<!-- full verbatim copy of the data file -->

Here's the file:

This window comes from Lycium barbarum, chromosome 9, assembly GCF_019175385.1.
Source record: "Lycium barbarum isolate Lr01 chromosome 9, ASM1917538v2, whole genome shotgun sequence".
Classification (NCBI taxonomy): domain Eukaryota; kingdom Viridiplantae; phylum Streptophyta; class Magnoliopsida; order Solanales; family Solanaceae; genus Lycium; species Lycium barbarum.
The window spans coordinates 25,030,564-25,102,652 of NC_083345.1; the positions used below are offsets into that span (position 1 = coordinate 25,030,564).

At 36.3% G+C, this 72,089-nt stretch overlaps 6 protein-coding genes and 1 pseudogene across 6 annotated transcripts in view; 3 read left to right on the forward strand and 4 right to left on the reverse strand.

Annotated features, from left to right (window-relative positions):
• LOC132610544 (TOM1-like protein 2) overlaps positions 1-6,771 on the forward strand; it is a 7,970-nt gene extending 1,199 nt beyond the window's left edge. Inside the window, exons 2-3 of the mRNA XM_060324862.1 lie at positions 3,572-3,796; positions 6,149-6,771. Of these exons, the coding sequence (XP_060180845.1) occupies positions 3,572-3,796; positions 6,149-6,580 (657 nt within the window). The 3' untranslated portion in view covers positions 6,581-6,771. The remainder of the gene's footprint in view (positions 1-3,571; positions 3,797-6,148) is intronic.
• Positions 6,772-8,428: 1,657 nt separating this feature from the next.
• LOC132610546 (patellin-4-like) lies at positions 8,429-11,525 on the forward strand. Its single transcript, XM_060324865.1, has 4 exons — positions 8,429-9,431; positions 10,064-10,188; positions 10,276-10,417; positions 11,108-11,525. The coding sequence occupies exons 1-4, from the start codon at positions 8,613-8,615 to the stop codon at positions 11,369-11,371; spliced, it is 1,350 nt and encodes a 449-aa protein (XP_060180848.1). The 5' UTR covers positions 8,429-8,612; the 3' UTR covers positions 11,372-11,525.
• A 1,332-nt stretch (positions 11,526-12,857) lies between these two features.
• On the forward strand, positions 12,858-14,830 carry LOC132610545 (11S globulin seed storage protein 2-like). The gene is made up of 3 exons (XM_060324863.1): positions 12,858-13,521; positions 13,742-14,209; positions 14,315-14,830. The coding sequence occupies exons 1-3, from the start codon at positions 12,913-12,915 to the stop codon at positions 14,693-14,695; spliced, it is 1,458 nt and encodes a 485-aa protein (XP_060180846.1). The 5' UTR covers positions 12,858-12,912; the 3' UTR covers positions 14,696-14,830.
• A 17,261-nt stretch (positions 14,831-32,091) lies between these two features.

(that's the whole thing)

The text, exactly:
This window comes from Lycium barbarum, chromosome 9, assembly GCF_019175385.1.
Source record: "Lycium barbarum isolate Lr01 chromosome 9, ASM1917538v2, whole genome shotgun sequence".
Classification (NCBI taxonomy): domain Eukaryota; kingdom Viridiplantae; phylum Streptophyta; class Magnoliopsida; order Solanales; family Solanaceae; genus Lycium; species Lycium barbarum.
The window spans coordinates 25,030,564-25,102,652 of NC_083345.1; the positions used below are offsets into that span (position 1 = coordinate 25,030,564).

At 36.3% G+C, this 72,089-nt stretch overlaps 6 protein-coding genes and 1 pseudogene across 6 annotated transcripts in view; 3 read left to right on the forward strand and 4 right to left on the reverse strand.

Annotated features, from left to right (window-relative positions):
• LOC132610544 (TOM1-like protein 2) overlaps positions 1-6,771 on the forward strand; it is a 7,970-nt gene extending 1,199 nt beyond the window's left edge. Inside the window, exons 2-3 of the mRNA XM_060324862.1 lie at positions 3,572-3,796; positions 6,149-6,771. Of these exons, the coding sequence (XP_060180845.1) occupies positions 3,572-3,796; positions 6,149-6,580 (657 nt within the window). The 3' untranslated portion in view covers positions 6,581-6,771. The remainder of the gene's footprint in view (positions 1-3,571; positions 3,797-6,148) is intronic.
• Positions 6,772-8,428: 1,657 nt separating this feature from the next.
• LOC132610546 (patellin-4-like) lies at positions 8,429-11,525 on the forward strand. Its single transcript, XM_060324865.1, has 4 exons — positions 8,429-9,431; positions 10,064-10,188; positions 10,276-10,417; positions 11,108-11,525. The coding sequence occupies exons 1-4, from the start codon at positions 8,613-8,615 to the stop codon at positions 11,369-11,371; spliced, it is 1,350 nt and encodes a 449-aa protein (XP_060180848.1). The 5' UTR covers positions 8,429-8,612; the 3' UTR covers positions 11,372-11,525.
• A 1,332-nt stretch (positions 11,526-12,857) lies between these two features.
• On the forward strand, positions 12,858-14,830 carry LOC132610545 (11S globulin seed storage protein 2-like). The gene is made up of 3 exons (XM_060324863.1): positions 12,858-13,521; positions 13,742-14,209; positions 14,315-14,830. The coding sequence occupies exons 1-3, from the start codon at positions 12,913-12,915 to the stop codon at positions 14,693-14,695; spliced, it is 1,458 nt and encodes a 485-aa protein (XP_060180846.1). The 5' UTR covers positions 12,858-12,912; the 3' UTR covers positions 14,696-14,830.
• A 17,261-nt stretch (positions 14,831-32,091) lies between these two features.